“This is a game-changer,” says National Oceanic and Atmospheric Administration (NOAA) archaeologist James Delgado, the expedition’s chief scientist. “In the past, trying to understand Titanic was like trying to understand Manhattan at midnight in a rainstorm—with a flashlight. Now we have a site that can be understood and measured, with definite things to tell us. In years to come this historic map may give voice to those people who were silenced, seemingly forever, when the cold water closed over them.”
What is it about the wreck of the R.M.S. Titanic? Why, a century later, do people still lavish so much brainpower and technological ingenuity upon this graveyard of metal more than two miles beneath the ocean surface? Why, like Pearl Harbor, ground zero, and only a few other hallowed disaster zones, does it exert such a magnetic pull on our imagination?
For some the sheer extravagance of Titanic’s demise lies at the heart of its attraction. This has always been a story of superlatives: A ship so strong and so grand, sinking in water so cold and so deep. For others the Titanic’s fascination begins and ends with the people on board. It took two hours and 40 minutes for the Titanic to sink, just long enough for 2,208 tragic-epic performances to unfold, with the ship’s lights blazing. One coward is said to have made for the lifeboats dressed in women’s clothing, but most people were honorable, many heroic. The captain stayed at the bridge, the band played on, the Marconi wireless radio operators continued sending their distress signals until the very end. The passengers, for the most part, kept to their Edwardian stations. How they lived their final moments is the stuff of universal interest, a danse macabre that never ends.
But something else, beyond human lives, went down with the Titanic: An illusion of orderliness, a faith in technological progress, a yearning for the future that, as Europe drifted toward full-scale war, was soon replaced by fears and dreads all too familiar to our modern world. “The Titanic disaster was the bursting of a bubble,” James Cameron told me. “There was such a sense of bounty in the first decade of the 20th century. Elevators! Automobiles! Airplanes! Wireless radio! Everything seemed so wondrous, on an endless upward spiral. Then it all came crashing down.”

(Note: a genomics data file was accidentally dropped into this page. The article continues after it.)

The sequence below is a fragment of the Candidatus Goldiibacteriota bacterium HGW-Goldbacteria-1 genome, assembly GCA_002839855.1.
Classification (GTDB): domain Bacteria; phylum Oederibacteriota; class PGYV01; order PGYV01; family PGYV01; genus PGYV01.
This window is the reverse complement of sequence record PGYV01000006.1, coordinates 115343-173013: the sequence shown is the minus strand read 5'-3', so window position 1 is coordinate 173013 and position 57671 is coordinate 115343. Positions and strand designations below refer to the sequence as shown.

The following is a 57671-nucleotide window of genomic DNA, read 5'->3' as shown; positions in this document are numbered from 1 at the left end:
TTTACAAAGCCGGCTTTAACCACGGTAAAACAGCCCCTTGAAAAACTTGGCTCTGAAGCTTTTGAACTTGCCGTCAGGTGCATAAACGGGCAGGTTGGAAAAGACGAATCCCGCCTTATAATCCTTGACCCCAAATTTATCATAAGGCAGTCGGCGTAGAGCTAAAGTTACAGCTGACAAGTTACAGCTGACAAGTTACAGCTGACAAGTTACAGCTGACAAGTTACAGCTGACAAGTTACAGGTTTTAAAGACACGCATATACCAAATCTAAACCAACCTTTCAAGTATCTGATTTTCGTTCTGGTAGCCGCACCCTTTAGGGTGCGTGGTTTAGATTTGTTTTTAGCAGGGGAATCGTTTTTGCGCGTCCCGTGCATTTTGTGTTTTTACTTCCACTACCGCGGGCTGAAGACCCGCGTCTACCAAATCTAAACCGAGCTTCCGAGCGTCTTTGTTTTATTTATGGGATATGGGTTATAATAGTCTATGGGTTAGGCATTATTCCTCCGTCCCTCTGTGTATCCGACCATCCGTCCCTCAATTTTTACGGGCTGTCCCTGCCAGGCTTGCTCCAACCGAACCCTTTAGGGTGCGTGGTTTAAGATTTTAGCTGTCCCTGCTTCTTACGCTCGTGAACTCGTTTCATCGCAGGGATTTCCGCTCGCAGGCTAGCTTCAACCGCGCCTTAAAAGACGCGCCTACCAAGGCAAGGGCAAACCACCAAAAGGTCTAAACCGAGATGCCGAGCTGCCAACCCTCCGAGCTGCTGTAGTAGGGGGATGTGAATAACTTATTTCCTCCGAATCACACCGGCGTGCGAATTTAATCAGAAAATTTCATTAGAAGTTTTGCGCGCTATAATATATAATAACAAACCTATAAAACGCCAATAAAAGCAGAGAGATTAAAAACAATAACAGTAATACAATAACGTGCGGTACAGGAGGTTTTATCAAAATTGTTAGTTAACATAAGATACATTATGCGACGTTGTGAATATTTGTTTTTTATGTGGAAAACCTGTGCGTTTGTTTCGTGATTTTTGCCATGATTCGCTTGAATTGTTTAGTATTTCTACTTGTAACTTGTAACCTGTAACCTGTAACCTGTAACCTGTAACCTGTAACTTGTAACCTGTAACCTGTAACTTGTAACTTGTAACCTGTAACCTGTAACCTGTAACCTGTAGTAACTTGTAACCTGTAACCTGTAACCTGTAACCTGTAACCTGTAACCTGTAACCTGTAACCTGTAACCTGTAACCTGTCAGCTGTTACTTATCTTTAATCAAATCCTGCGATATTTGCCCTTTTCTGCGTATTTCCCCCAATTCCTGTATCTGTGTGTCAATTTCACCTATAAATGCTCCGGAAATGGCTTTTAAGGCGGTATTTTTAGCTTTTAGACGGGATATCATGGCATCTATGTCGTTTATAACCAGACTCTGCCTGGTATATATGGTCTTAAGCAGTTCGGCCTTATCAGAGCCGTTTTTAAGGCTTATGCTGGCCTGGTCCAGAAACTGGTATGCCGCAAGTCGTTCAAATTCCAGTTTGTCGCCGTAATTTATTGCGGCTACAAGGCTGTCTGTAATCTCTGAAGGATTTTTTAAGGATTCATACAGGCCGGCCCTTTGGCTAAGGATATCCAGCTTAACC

The mother of all shipwrecks has many homes—literal, legal, and metaphorical—but none more surreal than the Las Vegas Strip. At the Luxor Hotel, in an upstairs entertainment court situated next to a striptease show and a production of Menopause the Musical, is a semipermanent exhibition of Titanic artifacts brought up from the ocean depths by RMS Titanic, Inc., the wreck’s legal salvager since 1994. More than 25 million people have seen this exhibit and similar RMST shows that have been staged in 20 countries around the world.
I spent a day at the Luxor in mid-October, wandering among the Titanic relics: A chef’s toque, a razor, lumps of coal, a set of perfectly preserved serving dishes, innumerable pairs of shoes, bottles of perfume, a leather gladstone bag, a champagne bottle with the cork still in it. They are mostly ordinary objects made extraordinary for the long, terrible journey that brought them to these clean Plexiglas cases.